Canada is so vast that Europe could almost fit inside it. With vastness comes variance—from wet climates to dry climates, from “have-not” provinces to “have” provinces. In her second poetry collection, One Thing — Then Another, Claire Kelly explores this variance like a travel writer interested not in popular activities or landmarks but the locals and their lives. The speaker in these poems, however, is not a tourist but a resident of Fredericton who eventually moves westward to Edmonton.
“East,” the first section, focuses on Fredericton and New Brunswick as a whole. The imagery is a mix of nature and industry: snow, elm trees, sea water “soused with disease,” scrapmen, and jalopies (30). Some of the most interesting sketches are those of people. In “Neighbours Are Wormholes,” an old lady proclaims she is at war with squirrels. In “Renters in pyjamas,” a “foreman with a grey handlebar / moustache” holds a radio to his ear “like he’s / waiting for his jackpot number / to be called, for his life to finally / be different:
A cottage on Kennebecasis,
an all-the-trimmings Ford F-250
with fast-action heated-seats
and rear-view mirrors that defrost
without being scraped. He answers
with a voice that’s mostly rasp.
An asbestos-coated cough, structurally unsound,
like the ceiling finally collapsing. (36)
After the speaker moves from Fredericton to Edmonton in the single-poem second section, the third and final section is “West.” It opens with “In the Land of Cinematic Drought,” a five-part prose poem influenced by desert-based movies such as Lawrence of Arabia and Mad Max: Fury Road. With stark Western imagery and inventive myth making, the poem echoes Michael Ondaatje’s The Collected Works of Billy the Kid and is an example of Kelly’s impressive poetic range. Below is a paragraph that encapsulates the East/West, wet/dry contrast present throughout the book:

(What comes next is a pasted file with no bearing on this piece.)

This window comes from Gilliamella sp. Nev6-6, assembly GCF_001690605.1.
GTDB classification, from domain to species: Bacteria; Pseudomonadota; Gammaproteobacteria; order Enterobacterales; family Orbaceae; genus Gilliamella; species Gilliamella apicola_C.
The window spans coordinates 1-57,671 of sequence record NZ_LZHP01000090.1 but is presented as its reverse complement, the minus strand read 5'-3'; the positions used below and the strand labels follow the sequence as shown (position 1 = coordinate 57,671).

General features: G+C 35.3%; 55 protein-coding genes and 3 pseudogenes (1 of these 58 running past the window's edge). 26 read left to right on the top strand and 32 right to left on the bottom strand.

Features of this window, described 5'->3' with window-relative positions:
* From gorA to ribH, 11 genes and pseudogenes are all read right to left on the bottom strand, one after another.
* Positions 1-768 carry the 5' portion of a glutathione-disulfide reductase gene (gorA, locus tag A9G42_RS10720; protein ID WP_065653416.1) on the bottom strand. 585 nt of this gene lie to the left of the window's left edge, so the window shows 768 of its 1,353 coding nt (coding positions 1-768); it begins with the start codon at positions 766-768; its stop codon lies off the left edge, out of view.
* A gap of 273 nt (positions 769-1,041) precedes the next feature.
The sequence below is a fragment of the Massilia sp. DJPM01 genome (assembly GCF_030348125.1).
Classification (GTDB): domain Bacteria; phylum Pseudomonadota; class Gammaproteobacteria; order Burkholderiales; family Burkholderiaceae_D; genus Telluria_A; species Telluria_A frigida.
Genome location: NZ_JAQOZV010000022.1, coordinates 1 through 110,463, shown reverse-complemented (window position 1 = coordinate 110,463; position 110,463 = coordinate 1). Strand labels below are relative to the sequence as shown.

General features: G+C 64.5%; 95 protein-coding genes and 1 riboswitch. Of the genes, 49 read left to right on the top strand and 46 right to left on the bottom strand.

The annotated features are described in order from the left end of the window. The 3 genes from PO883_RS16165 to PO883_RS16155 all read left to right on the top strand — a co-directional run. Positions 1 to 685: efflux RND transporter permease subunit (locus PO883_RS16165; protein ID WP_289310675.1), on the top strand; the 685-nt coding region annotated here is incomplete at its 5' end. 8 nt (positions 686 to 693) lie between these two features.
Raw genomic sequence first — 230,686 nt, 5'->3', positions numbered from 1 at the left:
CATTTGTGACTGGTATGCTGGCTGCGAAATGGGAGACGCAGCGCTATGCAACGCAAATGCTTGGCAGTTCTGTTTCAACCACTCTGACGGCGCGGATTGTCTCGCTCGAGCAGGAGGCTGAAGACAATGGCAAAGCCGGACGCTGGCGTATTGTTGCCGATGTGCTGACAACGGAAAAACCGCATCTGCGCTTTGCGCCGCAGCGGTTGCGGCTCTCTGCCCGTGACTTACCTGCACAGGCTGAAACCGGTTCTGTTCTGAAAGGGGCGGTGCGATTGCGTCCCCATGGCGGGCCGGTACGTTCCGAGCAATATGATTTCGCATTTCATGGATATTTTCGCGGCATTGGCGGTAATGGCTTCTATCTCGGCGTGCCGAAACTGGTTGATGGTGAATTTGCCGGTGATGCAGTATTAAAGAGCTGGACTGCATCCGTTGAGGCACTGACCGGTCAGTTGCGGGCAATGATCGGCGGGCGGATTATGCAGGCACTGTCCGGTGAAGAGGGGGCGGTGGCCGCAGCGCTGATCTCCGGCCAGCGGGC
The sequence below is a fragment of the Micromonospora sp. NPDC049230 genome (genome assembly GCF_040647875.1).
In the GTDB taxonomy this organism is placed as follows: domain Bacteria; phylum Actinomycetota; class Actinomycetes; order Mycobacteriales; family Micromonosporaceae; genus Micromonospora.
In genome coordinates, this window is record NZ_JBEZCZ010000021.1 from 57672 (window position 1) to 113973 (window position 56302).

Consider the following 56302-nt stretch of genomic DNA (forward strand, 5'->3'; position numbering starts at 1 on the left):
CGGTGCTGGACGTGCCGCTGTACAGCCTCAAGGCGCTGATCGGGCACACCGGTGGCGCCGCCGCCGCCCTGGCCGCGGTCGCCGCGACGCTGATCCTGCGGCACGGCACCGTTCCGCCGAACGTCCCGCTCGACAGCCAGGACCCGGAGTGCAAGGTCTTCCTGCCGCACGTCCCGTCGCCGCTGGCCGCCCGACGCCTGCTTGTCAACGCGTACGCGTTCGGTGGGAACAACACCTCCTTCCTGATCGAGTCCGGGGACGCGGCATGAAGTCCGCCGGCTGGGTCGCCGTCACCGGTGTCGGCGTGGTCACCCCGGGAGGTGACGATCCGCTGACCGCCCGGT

Know what a lighthouse is? Neither did I. But Grandpa said where the water—great sheets of it—is jeopardous, people built towers so their ships wouldn’t gouge underneath. Hired men to spit light out the way we do spines from poorly shucked Cholla buds. All year looking out at grey water, grey sky. Rain dropping like what I can’t imagine. Weeks of rain! he said. (46)
Also present throughout is humour, both realist and absurd, with a witty millennial lens. Edmonton is a city of “souped-up” trucks with “wide-stanced, / manspreading axles” where turkeys ride the bus and thank the bus driver even after learning no one else practises such etiquette (62, 55). In “Spring Solstice Blues,” eagles send “tenuous / text messages” to humans, “their talons / tapping buttons / like surly DMV workers / in a bad movie” (27). And in “A Millennial’s Poem,” the speaker remembers a time when “a good deed per week / was enough to keep the world / on its Easy-Bake™ axis” (37).
While One Thing — Then Another has clean, dividing sections of “East” and “West,” its subjects are often varied and pleasantly surprising. Read this book and travel to places familiar and strange.
One Thing — Then Another
by Claire Kelly
ECW Press, 2019, 80 pp., $18.95
Spenser Smith is a Regina-born poet who lives in Vancouver. He is an MFA student and teaching assistant in UBC’s creative writing program, and his poetry appears in The Malahat Review, Prairie Fire, Poetry is Dead, Contemporary Verse 2 and The Puritan.